10.4. Understanding the Performance of Collections


When choosing a collection for an application where performance is extremely important, you want to choose the right collection for the algorithm.


In many cases, you can reason about the performance of a collection by understanding its basic structure. For instance, a List is a singly linked list. It’s not indexed, so if you need to access the one-millionth element of a List as list(1000000), that will be slower than accessing the one-millionth element of an Array, because the Array is indexed, whereas accessing the element in the List requires traversing the length of the List.

In other cases, it may help to look at the tables. For instance, Table 10-13 shows that the append operation on a Vector is eC, “effectively constant time.” As a result, I know I can create a large Vector in the REPL very quickly like this:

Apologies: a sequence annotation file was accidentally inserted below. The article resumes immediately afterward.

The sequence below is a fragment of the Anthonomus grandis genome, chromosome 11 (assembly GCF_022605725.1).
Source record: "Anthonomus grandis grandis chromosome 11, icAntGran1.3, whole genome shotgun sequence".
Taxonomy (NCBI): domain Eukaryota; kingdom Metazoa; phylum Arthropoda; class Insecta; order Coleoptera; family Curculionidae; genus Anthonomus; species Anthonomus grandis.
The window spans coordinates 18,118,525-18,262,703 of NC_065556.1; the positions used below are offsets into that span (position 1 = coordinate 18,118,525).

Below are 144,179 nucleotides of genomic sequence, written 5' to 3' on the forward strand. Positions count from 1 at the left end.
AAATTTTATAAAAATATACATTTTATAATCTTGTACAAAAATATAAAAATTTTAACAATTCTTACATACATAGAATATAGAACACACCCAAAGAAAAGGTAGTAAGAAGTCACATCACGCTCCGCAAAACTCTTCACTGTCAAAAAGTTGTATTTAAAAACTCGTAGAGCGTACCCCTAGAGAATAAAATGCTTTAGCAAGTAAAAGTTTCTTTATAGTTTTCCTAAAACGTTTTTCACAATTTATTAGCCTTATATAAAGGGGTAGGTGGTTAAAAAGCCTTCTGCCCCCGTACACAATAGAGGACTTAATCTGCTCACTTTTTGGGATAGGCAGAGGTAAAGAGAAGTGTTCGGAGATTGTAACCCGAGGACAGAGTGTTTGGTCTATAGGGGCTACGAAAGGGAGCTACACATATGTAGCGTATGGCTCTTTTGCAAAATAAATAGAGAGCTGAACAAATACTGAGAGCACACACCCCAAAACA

var v = Vector[Int]()
for (i <- 1 to 50000) v = v :+ i

However, as the table shows, the append operation on a List requires linear time, so attempting to create a List of the same size takes a much (much!) longer time.

With permission from EFPL, the tables in this recipe have been reproduced from scala-lang.org.

Before looking at the performance tables, Table 10-12 shows the performance characteristic keys that are used in the other tables that follow.

Table 10-12. Performance characteristic keys for the subsequent tables




The operation takes (fast) constant time.


The operation takes effectively ...

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